There are approximately 639 skeletal muscles in the human body. Each is fueled by oxygen. And the harder a muscle works, the more fuel it requires. To be a good freediver—to dive deeper and hold your breath longer—you need to conserve and make efficient use of oxygen. Tense muscles, which work harder than relaxed ones, consume oxygen at a faster rate. So, it stands to reason that keeping your muscles supple and your mind and body relaxed will improve your oxygen efficiency . . . and your freediving.
Relaxation also helps you mechanically while freediving. Tense muscles in the torso can make it difficult for the lungs to expand to their full capacity, reducing the volume of air they can hold.
Lastly, relaxation helps you calmly react to the physical signals that your body sends while you freedive. For example, diaphragmatic spasms are one of the first “messages” your body sends to you when you’ve been holding your breath for a while. Staying relaxed will help you to remember that these sensations do not indicate that you are drowning, and to wait it out a little longer.
Massage and yoga—a recipe for relaxation
Sports massage is specifically designed for people who are involved in physical activity. Although the focus is less on relaxation than on mobility, the effect is the same—improved oxygen metabolism. Deep-tissue massage targets the deeper layers of muscle and connective tissue. The therapist uses slower strokes or friction techniques across the grain of the muscle. This type of massage is used for tight or painful muscles, repetitive strain, postural problems, or recovery from injury.
Freediving and yoga go together like peanut butter and chocolate. The two practices have interesting commonalities. And yoga includes three practices that can confer relaxation benefits that can significantly improve your freediving.
Yoga is known for its pretzel-like stretches. Instructors will tell students to “breathe into” the pose, using the breath to help the body calmly settle into the poses. These poses relax the body and the mind. With time and consistent practice, this relaxation can lead to improved oxygen metabolism.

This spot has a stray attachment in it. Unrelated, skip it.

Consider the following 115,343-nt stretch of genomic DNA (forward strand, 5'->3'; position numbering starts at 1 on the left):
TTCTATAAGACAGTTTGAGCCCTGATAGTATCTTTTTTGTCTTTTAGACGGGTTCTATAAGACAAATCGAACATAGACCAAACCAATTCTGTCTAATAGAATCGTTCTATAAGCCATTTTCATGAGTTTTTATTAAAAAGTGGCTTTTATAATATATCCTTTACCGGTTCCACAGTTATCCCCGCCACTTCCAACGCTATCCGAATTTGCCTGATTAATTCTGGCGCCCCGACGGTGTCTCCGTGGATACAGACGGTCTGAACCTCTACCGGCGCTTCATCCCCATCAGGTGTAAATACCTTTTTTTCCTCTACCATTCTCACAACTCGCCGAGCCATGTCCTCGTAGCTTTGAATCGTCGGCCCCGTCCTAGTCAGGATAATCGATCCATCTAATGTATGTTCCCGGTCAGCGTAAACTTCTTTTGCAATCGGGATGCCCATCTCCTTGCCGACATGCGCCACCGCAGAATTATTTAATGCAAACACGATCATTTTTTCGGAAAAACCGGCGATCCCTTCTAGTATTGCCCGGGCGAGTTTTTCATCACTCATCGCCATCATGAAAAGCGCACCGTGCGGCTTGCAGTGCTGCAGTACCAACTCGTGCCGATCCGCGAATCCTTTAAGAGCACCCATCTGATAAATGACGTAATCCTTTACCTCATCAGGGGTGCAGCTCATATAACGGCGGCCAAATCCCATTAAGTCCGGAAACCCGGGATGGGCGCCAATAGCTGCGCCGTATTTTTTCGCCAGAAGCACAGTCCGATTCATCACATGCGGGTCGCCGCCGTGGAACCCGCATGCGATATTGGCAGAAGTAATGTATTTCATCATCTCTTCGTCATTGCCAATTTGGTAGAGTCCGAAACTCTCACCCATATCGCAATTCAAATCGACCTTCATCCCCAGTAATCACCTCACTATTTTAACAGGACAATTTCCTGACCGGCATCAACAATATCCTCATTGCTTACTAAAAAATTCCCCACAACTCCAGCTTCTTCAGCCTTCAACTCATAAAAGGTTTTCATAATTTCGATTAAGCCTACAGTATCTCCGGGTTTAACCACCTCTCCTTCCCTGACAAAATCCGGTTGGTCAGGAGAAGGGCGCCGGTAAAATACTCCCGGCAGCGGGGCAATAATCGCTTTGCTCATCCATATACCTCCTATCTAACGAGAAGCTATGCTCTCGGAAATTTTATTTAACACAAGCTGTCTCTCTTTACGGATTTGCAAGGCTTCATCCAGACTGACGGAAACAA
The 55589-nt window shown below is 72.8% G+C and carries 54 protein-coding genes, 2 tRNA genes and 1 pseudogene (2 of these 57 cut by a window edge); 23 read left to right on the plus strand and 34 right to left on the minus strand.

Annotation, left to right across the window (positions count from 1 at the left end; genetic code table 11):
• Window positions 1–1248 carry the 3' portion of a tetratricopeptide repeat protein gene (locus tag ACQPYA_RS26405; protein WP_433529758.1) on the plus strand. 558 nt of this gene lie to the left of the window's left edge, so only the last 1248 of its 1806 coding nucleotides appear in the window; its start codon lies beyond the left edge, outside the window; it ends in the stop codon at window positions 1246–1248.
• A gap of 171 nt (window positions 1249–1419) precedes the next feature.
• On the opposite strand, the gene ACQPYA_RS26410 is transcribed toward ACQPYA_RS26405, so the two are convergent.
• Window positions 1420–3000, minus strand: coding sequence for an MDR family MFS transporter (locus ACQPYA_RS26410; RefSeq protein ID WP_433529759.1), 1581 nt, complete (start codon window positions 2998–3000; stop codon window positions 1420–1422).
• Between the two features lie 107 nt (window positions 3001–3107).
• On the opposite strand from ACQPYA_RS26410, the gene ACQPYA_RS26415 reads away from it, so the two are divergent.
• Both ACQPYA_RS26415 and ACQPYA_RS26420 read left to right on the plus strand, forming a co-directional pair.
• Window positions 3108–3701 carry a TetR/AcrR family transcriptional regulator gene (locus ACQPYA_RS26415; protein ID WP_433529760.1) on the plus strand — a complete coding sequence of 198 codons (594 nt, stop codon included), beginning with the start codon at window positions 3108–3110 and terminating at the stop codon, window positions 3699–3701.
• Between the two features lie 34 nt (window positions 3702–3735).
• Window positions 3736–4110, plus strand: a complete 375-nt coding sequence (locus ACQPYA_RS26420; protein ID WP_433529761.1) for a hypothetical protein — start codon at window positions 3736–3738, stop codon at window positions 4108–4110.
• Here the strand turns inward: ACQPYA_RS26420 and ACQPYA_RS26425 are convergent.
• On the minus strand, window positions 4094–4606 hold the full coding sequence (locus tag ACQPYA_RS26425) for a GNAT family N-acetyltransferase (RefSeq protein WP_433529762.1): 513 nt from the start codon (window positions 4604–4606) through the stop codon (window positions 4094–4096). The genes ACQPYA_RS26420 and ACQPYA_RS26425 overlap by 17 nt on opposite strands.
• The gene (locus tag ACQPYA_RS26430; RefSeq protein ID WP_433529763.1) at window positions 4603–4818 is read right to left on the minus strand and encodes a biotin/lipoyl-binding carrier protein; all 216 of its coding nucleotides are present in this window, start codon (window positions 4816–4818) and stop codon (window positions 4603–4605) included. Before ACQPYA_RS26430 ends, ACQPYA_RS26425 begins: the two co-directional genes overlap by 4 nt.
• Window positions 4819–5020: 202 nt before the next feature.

Stretch your chest to improve lung capacity
Chiropractic care can help stretch and open your chest and torso. Likewise, some of yoga’s most well-known poses are excellent chest openers. Our lungs are like balloons, and our ribs truly are like a cage. Chest openers stretch out this cage, so the balloons (lungs) can more freely expand.
Here is an example—matsyasana, or “Fish Pose.” (In Sanskrit, “matsya” means fish, and “asana” means pose.)
Instructions for Fish Pose:
- Lie on your back.
- Come up onto your elbows.
- Slide your body towards the back of the mat, while keeping your forearms in place and puffing up your chest
- Drop the crown of your head back to the floor, opening your throat
- To come out, press strongly into your forearms and raise your head off the floor
- Release your upper body to the floor.
Beginners: Place a blanket or block under your head if the crown does not comfortably come to the floor.
Advanced: Bring your arms up towards the ceiling with the palms touching. Lift your legs.
Learn to control your breathing
As a freediver, you must learn how to use your body as a gauge. You will need to “read” your body’s signals to help you stay longer, deeper, and to know when to ascend. Yoga “pranayama” (or breath control) exercises can directly benefit your freediving. There are many pranayama techniques; the simplest of which is merely to be as conscious and aware of the breath as possible. This practice will definitely improve your ability to “read” your body.
Before trying yoga or visiting a new massage therapist or chiropractor, research your options. Sit in on a yoga class before you sign up. Read reviews of massage practitioners before making an appointment, if possible. Get personal references to a chiropractor.
Prepare to feel better than you have in a very long time. Stick with it and you will see amazing results, both physically and psychologically. And of course, these techniques will help you hold your breath longer and dive deeper!
Learn more about yoga poses and breathing exercises at www.yogajournal.com.
Story by Mark Lozano.